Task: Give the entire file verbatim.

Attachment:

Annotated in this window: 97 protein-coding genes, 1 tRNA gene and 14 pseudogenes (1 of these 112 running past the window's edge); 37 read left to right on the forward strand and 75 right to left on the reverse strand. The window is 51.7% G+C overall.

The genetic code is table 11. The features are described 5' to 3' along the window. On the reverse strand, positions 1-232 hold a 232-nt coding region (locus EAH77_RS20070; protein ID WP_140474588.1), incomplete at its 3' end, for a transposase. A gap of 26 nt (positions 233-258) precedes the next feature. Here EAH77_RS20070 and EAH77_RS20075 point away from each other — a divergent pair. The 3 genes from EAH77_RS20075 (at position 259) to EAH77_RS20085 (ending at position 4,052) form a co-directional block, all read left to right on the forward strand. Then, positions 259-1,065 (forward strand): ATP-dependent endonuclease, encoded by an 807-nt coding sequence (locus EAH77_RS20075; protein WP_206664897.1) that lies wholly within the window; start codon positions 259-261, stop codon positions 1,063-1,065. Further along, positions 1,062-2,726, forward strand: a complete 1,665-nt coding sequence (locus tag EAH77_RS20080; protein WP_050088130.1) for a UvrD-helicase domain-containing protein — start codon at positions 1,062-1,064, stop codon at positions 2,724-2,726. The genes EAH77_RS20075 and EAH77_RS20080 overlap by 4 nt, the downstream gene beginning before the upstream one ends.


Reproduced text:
Annotated in this window: 97 protein-coding genes, 1 tRNA gene and 14 pseudogenes (1 of these 112 running past the window's edge); 37 read left to right on the forward strand and 75 right to left on the reverse strand. The window is 51.7% G+C overall.

The genetic code is table 11. The features are described 5' to 3' along the window. On the reverse strand, positions 1-232 hold a 232-nt coding region (locus EAH77_RS20070; protein ID WP_140474588.1), incomplete at its 3' end, for a transposase. A gap of 26 nt (positions 233-258) precedes the next feature. Here EAH77_RS20070 and EAH77_RS20075 point away from each other — a divergent pair. The 3 genes from EAH77_RS20075 (at position 259) to EAH77_RS20085 (ending at position 4,052) form a co-directional block, all read left to right on the forward strand. Then, positions 259-1,065 (forward strand): ATP-dependent endonuclease, encoded by an 807-nt coding sequence (locus EAH77_RS20075; protein WP_206664897.1) that lies wholly within the window; start codon positions 259-261, stop codon positions 1,063-1,065. Further along, positions 1,062-2,726, forward strand: a complete 1,665-nt coding sequence (locus tag EAH77_RS20080; protein WP_050088130.1) for a UvrD-helicase domain-containing protein — start codon at positions 1,062-1,064, stop codon at positions 2,724-2,726. The genes EAH77_RS20075 and EAH77_RS20080 overlap by 4 nt, the downstream gene beginning before the upstream one ends.